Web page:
Physical activity participation of female students: Prevalence and change during the first academic year

Catherine Bulley*, Marie Donaghy, Andrew Payne, Kate Woodman, Nanette Mutrie

*Corresponding author for this work

Research output: Contribution to journalArticlepeer-review

Abstract

Objectives. This study aimed to explore the prevalence, and change over time, of participation in vigorous exercise and moderate lifestyle physical activity (PA) in a female student population in Scotland. Methods. A survey was carried out to assess Stages of Behaviour Change (SOBC) for exercise and moderate PA at the start of the first academic year (n=425, response rate: 67.6%). At the start of the second year a sample of the previously surveyed female students (n=16), stratified by SOBC, were interviewed to retrospectively explore change in their activity choices throughout the first academic year and summer vacation. Results. Greater participation in moderate lifestyle PA than in exercise was noted, with a high prevalence of inactivity: 50.6 per cent in the survey. Qualitative data suggested a decrease in participation during semester one. Interview responses indicated that students were affected by transitions, including the move into higher education and intermittent vacations. Although some adjusted to the changes over time, others experienced sporadic activity patterns in response to frequent changes in circumstances. A response bias towards mature students from health-related courses was noted throughout the study. Conclusions. The high prevalence of inactivity in this female student population raises concerns regarding their current and future health. Although higher education is thought to provide a useful forum for health promoting activities, the impact of regular transition periods must be addressed.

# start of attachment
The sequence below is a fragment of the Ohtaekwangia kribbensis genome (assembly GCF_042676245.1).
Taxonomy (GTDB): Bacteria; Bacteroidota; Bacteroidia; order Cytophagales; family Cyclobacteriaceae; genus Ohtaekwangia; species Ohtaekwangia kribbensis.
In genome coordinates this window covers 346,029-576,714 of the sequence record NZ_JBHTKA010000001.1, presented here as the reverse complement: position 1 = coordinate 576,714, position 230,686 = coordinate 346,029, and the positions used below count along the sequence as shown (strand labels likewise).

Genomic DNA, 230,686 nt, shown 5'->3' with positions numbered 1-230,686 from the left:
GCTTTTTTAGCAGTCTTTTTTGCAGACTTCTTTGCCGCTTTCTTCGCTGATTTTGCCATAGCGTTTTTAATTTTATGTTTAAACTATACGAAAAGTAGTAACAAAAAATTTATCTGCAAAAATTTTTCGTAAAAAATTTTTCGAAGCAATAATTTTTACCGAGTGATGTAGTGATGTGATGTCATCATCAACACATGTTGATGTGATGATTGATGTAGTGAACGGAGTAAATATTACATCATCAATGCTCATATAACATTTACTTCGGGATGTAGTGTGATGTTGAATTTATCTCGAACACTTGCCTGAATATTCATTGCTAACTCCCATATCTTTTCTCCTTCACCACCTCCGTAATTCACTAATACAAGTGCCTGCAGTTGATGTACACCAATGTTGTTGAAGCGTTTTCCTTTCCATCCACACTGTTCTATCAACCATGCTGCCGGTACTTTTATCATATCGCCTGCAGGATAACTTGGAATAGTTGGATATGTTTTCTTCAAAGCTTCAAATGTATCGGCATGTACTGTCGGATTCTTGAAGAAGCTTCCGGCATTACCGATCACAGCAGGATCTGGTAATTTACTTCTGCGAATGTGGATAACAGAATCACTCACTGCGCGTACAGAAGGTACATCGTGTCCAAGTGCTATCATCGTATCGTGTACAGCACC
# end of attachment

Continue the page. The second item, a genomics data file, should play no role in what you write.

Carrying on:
Original languageEnglish
Pages (from-to)83-90
Number of pages8
JournalInternational Journal of Health Promotion and Education
Volume42
Issue number3
DOIs
Publication statusPublished - 1 Jan 2004

Keywords

  • Activity
  • Exercise
  • Prevalence
  • Stages of Behaviour Change
  • Women

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